DC: The people on the Brewers Association board will do things without being self-interested. Jim Koch is able to separate himself. He’ll say, “What I’m saying now is completely at odds with the policy of Boston Beer but here is what I think this organization should do.? I think we see that from everyone who is on it and that they operate with the view that we all have to hang together or we’ll all hang separately. Over the last four years, the melding of the Brewers Association of America and the Association of Brewers was absolutely essential for the success of our industry. Here we were, an industry segment commanding 2-percent of the national market at that point yet we had two trade organizations? I’m pretty impressed at how people are able to set aside their individual corporate sensibilities and priorities in favor of the greater good.

AC: Did you have any involvement in the definition of craft brewer and the controversy that went on with that?

DC: (Laughs) Oh yeah, I was part of that. I wasn’t on the committee that came up with it but that is such a tough thing. At times, I’ve argued about every possible point of view and have been on both sides of this issue. The most recent thing I think I’ve said is that we should just give up and not have a definition and trust the consumer to make the right choice. But that was admittedly a rarified position being as small as we are. I got reaction from other people on the board saying, “You know, you’re wrong.? I guess at this point that we’re just trying not to make too much of it. I do, however, see some positive effects even though there is disagreement and there is disagreement, even among members of the board. There are absolutists who think that if you even have any ownership by someone else that you couldn’t be considered independent. And I don’t even know if we would qualify because we have like six percent foreign ownership, depending upon where you draw the line. I mean it’s like, “How much of a vegetarian are you?? I do see some positive effects. Take Starr Hill for example. I remember at the Craft Brewer’s Conference in Austin there was this enormously contentious members’ meeting where everyone was arguing over whether we should kick the Widmer’s [of Widmer Brothers Brewing] out and wasn’t it a shame about the Hall’s [of Goose Island Brewing] and that we shouldn’t cut out any of our pioneers. And that is tough. At the same time, they do gain advantages by their associations so I don’t know. After that meeting, I went out and spoke with the guy who owns Starr Hill and his wife and they we’re grilling me about it. And they had no indication or announcement of anything they were going to do and we talked for quite a while. And then when the announcement came that they had reached a deal with Anheuser-Busch and that it was only twenty-five percent, I kind of felt like that was a victory. That people were actually taking into account where they would fall in the camps of designation and that they had taken that to heart in determining how to forge their deal. What does that mean? I’m not sure.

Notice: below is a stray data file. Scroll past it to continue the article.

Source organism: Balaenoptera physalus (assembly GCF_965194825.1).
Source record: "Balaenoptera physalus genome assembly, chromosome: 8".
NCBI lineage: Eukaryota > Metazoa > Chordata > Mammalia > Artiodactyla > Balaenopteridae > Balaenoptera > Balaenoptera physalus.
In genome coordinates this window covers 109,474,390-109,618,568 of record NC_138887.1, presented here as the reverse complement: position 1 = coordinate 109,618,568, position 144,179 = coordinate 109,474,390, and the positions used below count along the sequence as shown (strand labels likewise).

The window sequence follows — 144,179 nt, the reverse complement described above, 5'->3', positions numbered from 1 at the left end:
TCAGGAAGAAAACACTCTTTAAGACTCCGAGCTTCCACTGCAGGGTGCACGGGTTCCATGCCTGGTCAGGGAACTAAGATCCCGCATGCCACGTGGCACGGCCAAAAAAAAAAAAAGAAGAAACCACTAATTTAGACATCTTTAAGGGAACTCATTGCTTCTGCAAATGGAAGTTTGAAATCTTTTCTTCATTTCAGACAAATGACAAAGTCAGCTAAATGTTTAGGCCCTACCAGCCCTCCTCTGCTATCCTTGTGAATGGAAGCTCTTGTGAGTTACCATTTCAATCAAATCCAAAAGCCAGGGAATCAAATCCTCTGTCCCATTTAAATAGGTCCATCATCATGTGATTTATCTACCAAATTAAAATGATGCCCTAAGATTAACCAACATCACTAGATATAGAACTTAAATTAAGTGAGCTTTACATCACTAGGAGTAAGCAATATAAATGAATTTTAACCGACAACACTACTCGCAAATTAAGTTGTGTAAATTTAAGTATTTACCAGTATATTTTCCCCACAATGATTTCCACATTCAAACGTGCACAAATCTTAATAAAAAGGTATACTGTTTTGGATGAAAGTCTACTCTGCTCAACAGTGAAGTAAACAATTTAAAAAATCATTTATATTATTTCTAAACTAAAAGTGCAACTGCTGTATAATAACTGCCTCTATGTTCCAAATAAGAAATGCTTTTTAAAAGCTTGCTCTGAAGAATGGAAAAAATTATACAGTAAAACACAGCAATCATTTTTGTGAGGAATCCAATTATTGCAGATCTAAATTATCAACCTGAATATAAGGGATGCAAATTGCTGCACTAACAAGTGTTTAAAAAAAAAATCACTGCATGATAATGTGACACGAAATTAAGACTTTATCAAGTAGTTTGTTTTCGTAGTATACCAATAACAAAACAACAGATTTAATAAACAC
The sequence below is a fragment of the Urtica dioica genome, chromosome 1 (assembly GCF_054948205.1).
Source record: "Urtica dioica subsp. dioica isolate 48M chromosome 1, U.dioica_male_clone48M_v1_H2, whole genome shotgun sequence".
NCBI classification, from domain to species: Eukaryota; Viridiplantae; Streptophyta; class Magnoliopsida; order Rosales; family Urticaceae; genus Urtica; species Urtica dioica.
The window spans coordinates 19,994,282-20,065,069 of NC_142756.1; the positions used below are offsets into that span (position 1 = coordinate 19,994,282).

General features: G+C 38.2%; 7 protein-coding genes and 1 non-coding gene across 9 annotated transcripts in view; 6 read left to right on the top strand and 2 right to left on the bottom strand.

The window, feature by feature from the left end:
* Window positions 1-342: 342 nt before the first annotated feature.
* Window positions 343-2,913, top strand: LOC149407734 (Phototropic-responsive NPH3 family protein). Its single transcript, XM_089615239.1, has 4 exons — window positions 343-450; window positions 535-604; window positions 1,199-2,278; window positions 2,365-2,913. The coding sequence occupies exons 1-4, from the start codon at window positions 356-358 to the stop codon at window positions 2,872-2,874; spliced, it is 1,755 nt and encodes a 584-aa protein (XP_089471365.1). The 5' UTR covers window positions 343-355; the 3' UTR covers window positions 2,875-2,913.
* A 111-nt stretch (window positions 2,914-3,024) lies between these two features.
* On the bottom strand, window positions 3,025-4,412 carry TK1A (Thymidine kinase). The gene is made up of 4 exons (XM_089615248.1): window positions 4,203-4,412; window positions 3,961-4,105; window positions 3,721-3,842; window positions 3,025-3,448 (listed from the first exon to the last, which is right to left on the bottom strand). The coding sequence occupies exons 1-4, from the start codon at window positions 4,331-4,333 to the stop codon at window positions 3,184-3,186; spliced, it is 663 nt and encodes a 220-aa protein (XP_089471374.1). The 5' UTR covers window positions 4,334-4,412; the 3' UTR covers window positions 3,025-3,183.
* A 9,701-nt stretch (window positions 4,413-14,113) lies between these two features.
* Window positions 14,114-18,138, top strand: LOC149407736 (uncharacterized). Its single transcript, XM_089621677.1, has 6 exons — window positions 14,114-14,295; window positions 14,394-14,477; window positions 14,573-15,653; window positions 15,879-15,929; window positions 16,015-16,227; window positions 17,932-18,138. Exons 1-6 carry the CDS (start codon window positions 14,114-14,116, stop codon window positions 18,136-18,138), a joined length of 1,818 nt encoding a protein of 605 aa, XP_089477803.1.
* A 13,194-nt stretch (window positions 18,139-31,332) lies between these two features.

AC: And what of Boston Beer and its production nearly reaching the threshold amount of two million barrels.

DC: Exactly. It’s inevitable that they will go above two million barrels and this was my point in saying we should dismantle it. The definition of our success ensures our failure. All of a sudden our market share would drop. And yes, Blue Moon, or what we are now calling it, Blue Moon by Coors, their success and the decency of their beers—I mean twenty years ago wouldn’t all of us have considered that a good thing, that one of the big brewers is actually making a beer we can drink, it is a victory in terms of sensibility but it’s scary in terms of the inroads it makes on our more purely defined arena but I still think it’s a victory.

AC: Blue Moon by Coors?

DC: We’re going to do a whole campaign of ‘who makes your beer?’ So that it is right out there. It will be right out there that this percentage of our beer is made at New Belgium and I’m ok with that. But it’s also going to be, ‘how much of your company is owned by Anheuser-Busch’ and ‘who makes this’ and what the Plank Road Brewery really means. We want consumers to go to the website or generally have it forged into their consciences so that they pay attention and give a damn where it comes from and who does it.

AC: What brought on the move to New York?

DC: We knew we wanted to open some new markets and when we started thinking of New York, the New Belgium deal wasn’t even on the horizon. The way it has worked out, we know we want to increase our profile in markets where we haven’t been before and New York is the media market. The week after we went to New York, we received a query from Men’s Journal wanting to do something on our ESB and other beers. That’s a victory right there. Eric Asimov of the New York Times won’t write about beers that aren’t available in New York. There have been tastings there that I just wish our beers could have been a part of. I wish our ESB could have been in the Bitter category as we’ve won three gold medals with that beer. It’s for exposure as we grow. I think we’ve always had a larger profile than we are. We’ve just grown to being a five thousand barrel brewpub with distribution in a cluster of states. I think there are a lot of people who would be surprised to realize that we are that small. We’ve had a good profile at national events and because of the board. We’re trying to create a profile that we hope to grow into. It’s an area we have strong ties to and as I have strong ties to Boston, I hope to get there soon as well.

–Article appeared in February issue of Beverage Magazine.